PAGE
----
Events that shaped Canada's cannabis industry in 2019

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In October of 2018, Canada became the first G7 country to legalize recreational cannabis, and was only the second to fully legalize in the world after Uruguay. In the year to follow, Canada truly became a leader in the cannabis industry by showing the rest of the world what to do, and also what not to do. The year 2019 was certainly no walk in the park for marijuana businesses, or their patrons, but we’ve all learned some lessons through Canada’s cannabis growing pains. Here is a trip down memory lane to just a few of the top stories that shaped Canada’s cannabis landscape in 2019:

The battle between legal and black market prices

Even with cannabis legally available online and in stores across the country, the illicit cannabis market in Canada continued to thrive. This was largely due to product shortages and wait times for people who had purchased cannabis legally online. It was also due to the high prices of legal cannabis. Statistics Canada found that the average price per gram of legal cannabis was $9.70 while on the illicit market a gram may only cost $6.51, a near 50 percent price difference. Prices have not changed much since the beginning of 2019, but cannabis has become more accessible with more storefronts opening so we’ll have to see if 2020 will bring lower prices and more people to the legal market.

Atlantic Canadians buy the most legal cannabis

Canadians in Atlantic Provinces, including Newfoundland, Prince Edward Island, Nova Scotia and New Brunswick purchased the most legal cannabis per capita according to Statistics Canada. Industry experts attributed the success in Atlantic Provinces to their preparedness ahead of legalization.

Cannabis shortages plague the nation

Cannabis producers and retailers across Canada have struggled throughout the year to supply consumers with product which industry experts say will likely last a few years. Aurora Cannabis Inc’s CEO Terry Booth suggested that it would be close to five years before the country has an oversupply issue. While some supply issues have been sorted out through the course of 2019, supply issues in the legal market continue to push consumers back to the illicit market.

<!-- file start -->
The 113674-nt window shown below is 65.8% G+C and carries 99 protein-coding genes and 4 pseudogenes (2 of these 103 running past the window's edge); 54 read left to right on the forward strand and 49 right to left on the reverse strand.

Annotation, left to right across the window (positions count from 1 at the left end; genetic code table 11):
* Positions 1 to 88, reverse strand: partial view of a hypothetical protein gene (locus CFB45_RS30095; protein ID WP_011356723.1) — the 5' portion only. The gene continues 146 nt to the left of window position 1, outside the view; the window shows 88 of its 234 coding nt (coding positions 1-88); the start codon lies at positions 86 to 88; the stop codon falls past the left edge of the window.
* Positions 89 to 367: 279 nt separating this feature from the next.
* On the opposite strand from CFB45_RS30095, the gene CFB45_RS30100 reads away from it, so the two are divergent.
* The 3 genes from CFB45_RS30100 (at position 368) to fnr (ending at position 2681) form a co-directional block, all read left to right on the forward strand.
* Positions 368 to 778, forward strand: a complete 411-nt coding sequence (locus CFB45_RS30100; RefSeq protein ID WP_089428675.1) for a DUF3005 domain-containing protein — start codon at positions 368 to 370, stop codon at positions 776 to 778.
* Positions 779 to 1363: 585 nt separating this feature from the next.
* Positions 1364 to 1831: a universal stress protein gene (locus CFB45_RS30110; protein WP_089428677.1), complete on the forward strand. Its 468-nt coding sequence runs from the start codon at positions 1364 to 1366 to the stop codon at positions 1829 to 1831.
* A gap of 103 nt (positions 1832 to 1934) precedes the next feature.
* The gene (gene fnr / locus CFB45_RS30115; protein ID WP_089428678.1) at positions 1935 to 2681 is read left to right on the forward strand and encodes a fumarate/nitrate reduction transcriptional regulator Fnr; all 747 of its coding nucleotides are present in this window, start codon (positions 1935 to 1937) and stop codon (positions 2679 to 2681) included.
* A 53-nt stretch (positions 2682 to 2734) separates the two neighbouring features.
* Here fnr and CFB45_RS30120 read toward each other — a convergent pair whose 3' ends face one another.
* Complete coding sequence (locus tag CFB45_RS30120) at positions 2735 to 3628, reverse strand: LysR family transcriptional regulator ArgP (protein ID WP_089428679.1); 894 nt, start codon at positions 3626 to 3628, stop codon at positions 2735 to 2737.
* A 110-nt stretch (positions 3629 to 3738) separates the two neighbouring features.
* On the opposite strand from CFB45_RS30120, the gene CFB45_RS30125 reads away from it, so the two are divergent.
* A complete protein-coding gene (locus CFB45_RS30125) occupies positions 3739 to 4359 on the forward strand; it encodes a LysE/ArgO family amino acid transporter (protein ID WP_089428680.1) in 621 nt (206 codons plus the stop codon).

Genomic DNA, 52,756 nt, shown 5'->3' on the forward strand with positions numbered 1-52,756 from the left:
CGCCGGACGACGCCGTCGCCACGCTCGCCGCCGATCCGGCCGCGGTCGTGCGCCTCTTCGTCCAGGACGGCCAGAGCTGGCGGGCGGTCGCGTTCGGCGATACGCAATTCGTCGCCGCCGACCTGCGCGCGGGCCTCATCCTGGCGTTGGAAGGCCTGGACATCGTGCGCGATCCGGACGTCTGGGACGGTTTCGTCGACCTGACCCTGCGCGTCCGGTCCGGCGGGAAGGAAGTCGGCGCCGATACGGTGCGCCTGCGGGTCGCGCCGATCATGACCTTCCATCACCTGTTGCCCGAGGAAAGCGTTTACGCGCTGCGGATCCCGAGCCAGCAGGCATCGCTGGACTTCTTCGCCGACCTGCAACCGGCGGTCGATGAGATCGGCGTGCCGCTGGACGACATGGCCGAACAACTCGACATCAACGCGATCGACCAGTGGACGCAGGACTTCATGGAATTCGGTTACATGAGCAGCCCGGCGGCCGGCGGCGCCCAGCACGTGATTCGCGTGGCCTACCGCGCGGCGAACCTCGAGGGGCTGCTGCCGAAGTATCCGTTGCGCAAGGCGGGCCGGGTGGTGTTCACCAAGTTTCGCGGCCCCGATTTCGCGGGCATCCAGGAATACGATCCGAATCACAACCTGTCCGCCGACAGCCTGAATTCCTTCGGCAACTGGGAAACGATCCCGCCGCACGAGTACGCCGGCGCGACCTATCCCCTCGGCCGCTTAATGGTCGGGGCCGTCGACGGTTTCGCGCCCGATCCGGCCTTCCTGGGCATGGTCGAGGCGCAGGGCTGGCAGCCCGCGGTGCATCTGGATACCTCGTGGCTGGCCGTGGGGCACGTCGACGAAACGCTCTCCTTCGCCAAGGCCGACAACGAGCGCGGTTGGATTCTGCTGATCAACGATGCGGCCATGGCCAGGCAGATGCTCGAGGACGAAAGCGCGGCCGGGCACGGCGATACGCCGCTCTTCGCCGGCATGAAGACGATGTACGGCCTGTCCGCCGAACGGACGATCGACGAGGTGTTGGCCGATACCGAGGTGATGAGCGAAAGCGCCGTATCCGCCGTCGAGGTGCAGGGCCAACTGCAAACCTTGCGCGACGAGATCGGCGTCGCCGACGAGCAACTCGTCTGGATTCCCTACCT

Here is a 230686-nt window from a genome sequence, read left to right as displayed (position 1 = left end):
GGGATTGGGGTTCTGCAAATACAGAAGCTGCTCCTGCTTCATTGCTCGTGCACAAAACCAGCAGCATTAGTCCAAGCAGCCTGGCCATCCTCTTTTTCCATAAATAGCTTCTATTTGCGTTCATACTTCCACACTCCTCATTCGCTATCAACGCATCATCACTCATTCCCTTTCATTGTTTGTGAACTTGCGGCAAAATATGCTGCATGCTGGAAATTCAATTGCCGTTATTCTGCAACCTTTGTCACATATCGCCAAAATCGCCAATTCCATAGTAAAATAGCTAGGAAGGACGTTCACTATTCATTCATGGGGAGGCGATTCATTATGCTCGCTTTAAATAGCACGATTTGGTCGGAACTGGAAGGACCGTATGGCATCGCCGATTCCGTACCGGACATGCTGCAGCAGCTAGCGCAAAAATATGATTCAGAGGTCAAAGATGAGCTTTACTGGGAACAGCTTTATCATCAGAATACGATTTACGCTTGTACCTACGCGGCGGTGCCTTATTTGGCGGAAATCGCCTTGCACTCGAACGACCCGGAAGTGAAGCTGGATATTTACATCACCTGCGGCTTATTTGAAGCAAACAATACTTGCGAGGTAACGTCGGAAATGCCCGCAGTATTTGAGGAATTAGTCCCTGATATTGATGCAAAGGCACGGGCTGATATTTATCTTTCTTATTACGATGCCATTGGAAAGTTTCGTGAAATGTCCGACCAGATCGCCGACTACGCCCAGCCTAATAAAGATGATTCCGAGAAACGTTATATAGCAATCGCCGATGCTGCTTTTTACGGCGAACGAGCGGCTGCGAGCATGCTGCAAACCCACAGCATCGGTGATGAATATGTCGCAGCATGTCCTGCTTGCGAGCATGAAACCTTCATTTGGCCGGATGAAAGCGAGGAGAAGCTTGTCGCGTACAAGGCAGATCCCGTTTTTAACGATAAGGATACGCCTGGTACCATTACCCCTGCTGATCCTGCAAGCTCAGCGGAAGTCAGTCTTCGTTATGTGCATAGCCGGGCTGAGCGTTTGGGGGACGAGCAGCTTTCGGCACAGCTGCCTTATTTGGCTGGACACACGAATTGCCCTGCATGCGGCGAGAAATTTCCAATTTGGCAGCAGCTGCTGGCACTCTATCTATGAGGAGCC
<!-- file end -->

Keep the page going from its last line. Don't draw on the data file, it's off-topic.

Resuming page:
Ontario pharmacists take mandatory cannabis education course

The Ontario College of Pharmacists announced to its members earlier in 2019 that a mandatory cannabis education course must be completed in order to continue practicing in the province. Though Canada has had legal medical cannabis since 2001, the course follows recreational cannabis as people come to doctors and pharmacists with questions about cannabis use. The College wants to ensure that patients are getting accurate information from its members. The course needs to be completed by March 27, 2020.

NHL Alumni Association partners with Canopy Growth

In March 2019, the NHL Alumni Association announced it would be partnering with major Canadian cannabis company, Canopy Growth, to help former NHL players. The program began in the summer of 2019 and is expected to conclude in the summer of 2020. The study is led by neurosurgeon of NEEKA Healthcare, Dr. Amin Kassam, and is examining how certain marijuana compounds can treat illnesses associated with concussions. Hopefully the findings will help not only former NHL players, but anyone suffering from illnesses associated with concussions.

Canadians with simple cannabis convictions can apply for a pardon

Later in 2019, the Canadian federal government introduced bill C93 which allows Canadians who have simple cannabis possession convictions to apply for expedited pardons for free. People with simple possession convictions would formerly have to wait five years and pay the parole board. This was a particularly significant bill for many minority communities in the country who have historically been disproportionately affected by cannabis laws. Currently, the law does not pardon anyone still serving a sentence for a cannabis conviction.

Edibles are now legal

Of course, one of the most exciting events to take place in the Canadian cannabis industry in 2019 was the legalization of edibles. Canadians are now able to purchase anything from gummy candies, beverages and baked good. Consumers are also able to purchase topical oils and balms meant to be used on the skin for pain relief.

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